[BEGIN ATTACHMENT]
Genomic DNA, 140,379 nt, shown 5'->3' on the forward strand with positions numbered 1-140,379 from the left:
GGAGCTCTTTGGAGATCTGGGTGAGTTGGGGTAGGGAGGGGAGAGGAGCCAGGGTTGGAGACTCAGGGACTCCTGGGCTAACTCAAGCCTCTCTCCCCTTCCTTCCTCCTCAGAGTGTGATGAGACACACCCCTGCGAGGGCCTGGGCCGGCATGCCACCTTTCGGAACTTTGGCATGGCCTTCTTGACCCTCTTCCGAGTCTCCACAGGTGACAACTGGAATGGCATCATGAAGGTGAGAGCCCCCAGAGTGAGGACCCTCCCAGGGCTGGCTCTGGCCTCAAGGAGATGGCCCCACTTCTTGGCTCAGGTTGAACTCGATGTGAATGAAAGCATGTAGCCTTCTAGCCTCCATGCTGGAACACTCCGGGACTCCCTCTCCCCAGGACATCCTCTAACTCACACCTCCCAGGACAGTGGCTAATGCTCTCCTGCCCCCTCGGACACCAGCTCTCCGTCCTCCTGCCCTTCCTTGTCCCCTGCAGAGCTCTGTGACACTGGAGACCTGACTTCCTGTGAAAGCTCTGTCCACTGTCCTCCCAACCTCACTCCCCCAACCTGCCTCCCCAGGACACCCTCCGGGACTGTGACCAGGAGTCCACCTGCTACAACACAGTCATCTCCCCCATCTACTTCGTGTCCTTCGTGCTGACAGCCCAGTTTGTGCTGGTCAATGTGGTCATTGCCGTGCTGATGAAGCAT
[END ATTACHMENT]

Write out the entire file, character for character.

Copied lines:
Genomic DNA, 140,379 nt, shown 5'->3' on the forward strand with positions numbered 1-140,379 from the left:
GGAGCTCTTTGGAGATCTGGGTGAGTTGGGGTAGGGAGGGGAGAGGAGCCAGGGTTGGAGACTCAGGGACTCCTGGGCTAACTCAAGCCTCTCTCCCCTTCCTTCCTCCTCAGAGTGTGATGAGACACACCCCTGCGAGGGCCTGGGCCGGCATGCCACCTTTCGGAACTTTGGCATGGCCTTCTTGACCCTCTTCCGAGTCTCCACAGGTGACAACTGGAATGGCATCATGAAGGTGAGAGCCCCCAGAGTGAGGACCCTCCCAGGGCTGGCTCTGGCCTCAAGGAGATGGCCCCACTTCTTGGCTCAGGTTGAACTCGATGTGAATGAAAGCATGTAGCCTTCTAGCCTCCATGCTGGAACACTCCGGGACTCCCTCTCCCCAGGACATCCTCTAACTCACACCTCCCAGGACAGTGGCTAATGCTCTCCTGCCCCCTCGGACACCAGCTCTCCGTCCTCCTGCCCTTCCTTGTCCCCTGCAGAGCTCTGTGACACTGGAGACCTGACTTCCTGTGAAAGCTCTGTCCACTGTCCTCCCAACCTCACTCCCCCAACCTGCCTCCCCAGGACACCCTCCGGGACTGTGACCAGGAGTCCACCTGCTACAACACAGTCATCTCCCCCATCTACTTCGTGTCCTTCGTGCTGACAGCCCAGTTTGTGCTGGTCAATGTGGTCATTGCCGTGCTGATGAAGCAT